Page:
As I write these words, it is exactly 15 years to the day since I left the English magazine Hi-Fi News (then Hi-Fi News & Record Review) to take the editorial helm of Stereophile. What has driven my editing of both magazines (and, Carol Baugh, p.10, I certainly do "edit" them) has been the view that the traditional model of a magazine—that it dispense and the readers receive wisdom—is fundamentally wrong. Instead, I strongly believe that a magazine's editors, writers, and readers are involved in an ongoing dialog about their shared enthusiasms. Stereophile's involvement in Shows stems from this belief, and it is in this light that its "Letters" column should be regarded as the heart of each issue.
As part of this issue's coverage of the recent Consumer Electronics Show (see Sidebar), I report on my dissatisfaction with almost all the surround-sound demonstrations I experienced in Las Vegas. As a music-lover, the last thing I want is to have trumpets and drums attacking me from behind, yet almost without exception, that is what record producers seem to feel is an essential part of the DVD-Audio and SACD experiences.
The affair started quietly enough, with the following exchange that appeared in Stereophile's January 2001 "Letters" section, following my decision to put the Digital Audio Labs CardDeluxe high-end PC soundcard on the cover of our September 2000 issue:
Little Feat: Hotcakes & Outtakes: 30 Years of Little Feat Warner Archives/Rhino R2 79912 (4 CDs). 1970-2000. Russ Titelman, Ted Templeman, Lowell George, Van Dyke Parks, Erik Jacobsen, George Massenburg, Bill Payne, Paul Barrère, Bill Wray, Ed Cherney, Frank Zappa, Michael O'Bryant, Richard Moore, orig. prods.; Gary Peterson, Bill Payne, Paul Barrère, reissue prods.; Bill Inglot, reissue sound. AAD. TT: 5:13:48 Performance ***** Sonics ****
Charles Hansen said it best, in a recent e-mail: "People have been holding back from criticizing this technology because they weren't certain that some new discovery hadn't been made." Ayre Acoustics' main man was talking about "upsampling," whereby conventional "Red Book" CD data, sampled at 44.1kHz, are converted to a datastream with a higher sample rate. (Because of its association with DVD-Audio, 96kHz is often chosen as the new rate.)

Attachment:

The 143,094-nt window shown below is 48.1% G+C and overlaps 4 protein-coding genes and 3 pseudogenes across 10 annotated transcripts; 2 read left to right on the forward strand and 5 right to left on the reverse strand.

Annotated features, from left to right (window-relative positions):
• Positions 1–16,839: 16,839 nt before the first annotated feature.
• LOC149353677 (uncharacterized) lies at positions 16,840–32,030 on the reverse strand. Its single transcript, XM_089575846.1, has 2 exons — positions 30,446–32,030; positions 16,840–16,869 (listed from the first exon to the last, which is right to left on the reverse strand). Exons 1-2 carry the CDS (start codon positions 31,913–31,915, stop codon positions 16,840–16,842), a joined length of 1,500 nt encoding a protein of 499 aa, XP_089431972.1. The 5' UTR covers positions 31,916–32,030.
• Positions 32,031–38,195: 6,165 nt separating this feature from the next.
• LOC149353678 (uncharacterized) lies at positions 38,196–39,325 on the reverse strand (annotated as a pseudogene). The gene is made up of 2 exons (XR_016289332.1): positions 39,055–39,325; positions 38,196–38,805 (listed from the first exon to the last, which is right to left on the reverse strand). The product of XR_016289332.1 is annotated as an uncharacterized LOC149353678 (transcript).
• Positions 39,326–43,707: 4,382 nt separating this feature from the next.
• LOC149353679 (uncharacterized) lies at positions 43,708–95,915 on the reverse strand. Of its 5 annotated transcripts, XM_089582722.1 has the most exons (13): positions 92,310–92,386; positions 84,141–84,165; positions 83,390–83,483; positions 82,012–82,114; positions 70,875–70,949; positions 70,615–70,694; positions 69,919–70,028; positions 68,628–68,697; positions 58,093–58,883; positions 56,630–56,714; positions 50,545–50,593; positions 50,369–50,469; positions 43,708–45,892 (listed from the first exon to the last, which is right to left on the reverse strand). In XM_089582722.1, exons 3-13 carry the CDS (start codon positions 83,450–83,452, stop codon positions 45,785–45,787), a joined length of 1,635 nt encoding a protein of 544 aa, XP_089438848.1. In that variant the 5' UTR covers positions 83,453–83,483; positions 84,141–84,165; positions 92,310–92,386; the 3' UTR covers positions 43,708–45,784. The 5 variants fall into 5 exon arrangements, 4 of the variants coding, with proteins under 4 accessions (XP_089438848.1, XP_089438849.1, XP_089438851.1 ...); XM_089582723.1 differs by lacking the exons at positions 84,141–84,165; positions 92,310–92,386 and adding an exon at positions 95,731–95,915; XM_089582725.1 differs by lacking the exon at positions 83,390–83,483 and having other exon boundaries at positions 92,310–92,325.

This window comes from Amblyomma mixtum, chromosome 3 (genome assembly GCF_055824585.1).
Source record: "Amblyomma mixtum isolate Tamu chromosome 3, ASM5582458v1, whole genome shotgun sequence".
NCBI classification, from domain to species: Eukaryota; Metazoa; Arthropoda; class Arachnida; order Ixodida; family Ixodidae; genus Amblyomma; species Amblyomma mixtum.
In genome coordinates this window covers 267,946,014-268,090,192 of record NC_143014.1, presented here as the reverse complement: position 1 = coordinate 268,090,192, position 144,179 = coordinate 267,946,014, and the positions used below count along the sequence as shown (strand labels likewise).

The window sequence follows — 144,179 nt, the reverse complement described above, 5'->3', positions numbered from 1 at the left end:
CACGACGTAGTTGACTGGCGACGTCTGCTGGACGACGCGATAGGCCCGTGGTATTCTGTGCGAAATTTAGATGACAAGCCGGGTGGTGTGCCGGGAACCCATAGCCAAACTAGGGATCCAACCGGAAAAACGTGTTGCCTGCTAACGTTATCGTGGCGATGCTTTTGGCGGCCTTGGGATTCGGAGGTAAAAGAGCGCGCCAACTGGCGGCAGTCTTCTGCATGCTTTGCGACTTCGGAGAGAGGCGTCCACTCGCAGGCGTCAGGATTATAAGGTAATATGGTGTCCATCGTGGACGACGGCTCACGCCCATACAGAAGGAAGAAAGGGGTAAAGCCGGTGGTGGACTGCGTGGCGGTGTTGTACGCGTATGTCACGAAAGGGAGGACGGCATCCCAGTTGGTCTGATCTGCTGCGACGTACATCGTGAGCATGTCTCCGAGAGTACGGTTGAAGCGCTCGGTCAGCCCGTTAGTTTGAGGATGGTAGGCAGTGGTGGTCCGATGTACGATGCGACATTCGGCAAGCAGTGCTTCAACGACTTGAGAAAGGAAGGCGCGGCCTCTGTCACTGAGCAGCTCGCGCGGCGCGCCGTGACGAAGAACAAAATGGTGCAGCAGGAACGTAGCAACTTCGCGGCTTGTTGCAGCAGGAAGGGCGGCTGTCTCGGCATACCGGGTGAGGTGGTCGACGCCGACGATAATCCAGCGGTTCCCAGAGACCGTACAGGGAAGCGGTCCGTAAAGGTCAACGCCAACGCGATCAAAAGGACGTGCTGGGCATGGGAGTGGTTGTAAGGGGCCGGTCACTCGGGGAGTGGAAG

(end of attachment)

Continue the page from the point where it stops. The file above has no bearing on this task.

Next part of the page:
Since 1992, Stereophile has named a select few audio components its "Products of the Year." In doing so, we recognize those components that have proved capable of giving musical pleasure beyond the formal review period.
In the early days of digital audio, I remember talking with Dr. Tom Stockham, the developer of the groundbreaking Soundstream system used then by Telarc. As well as using a 50kHz sample rate, the excellent-sounding Soundstream stored its 16-bit data on large drum-shaped Winchester drives connected to a minicomputer. Twenty years later, the advent of ultra-high-density magnetic storage media and fast microprocessor chips has put high-resolution digital audio manipulation and storage within reach of anyone with a modern PC or Mac. And facilitating the transformation of the PC into a high-quality DAW has been a new generation of soundcards, such as the Digital Audio Labs CardDeluxe I reviewed in September 2000 and the subject of this review, the German RME Digi96/8 Pro.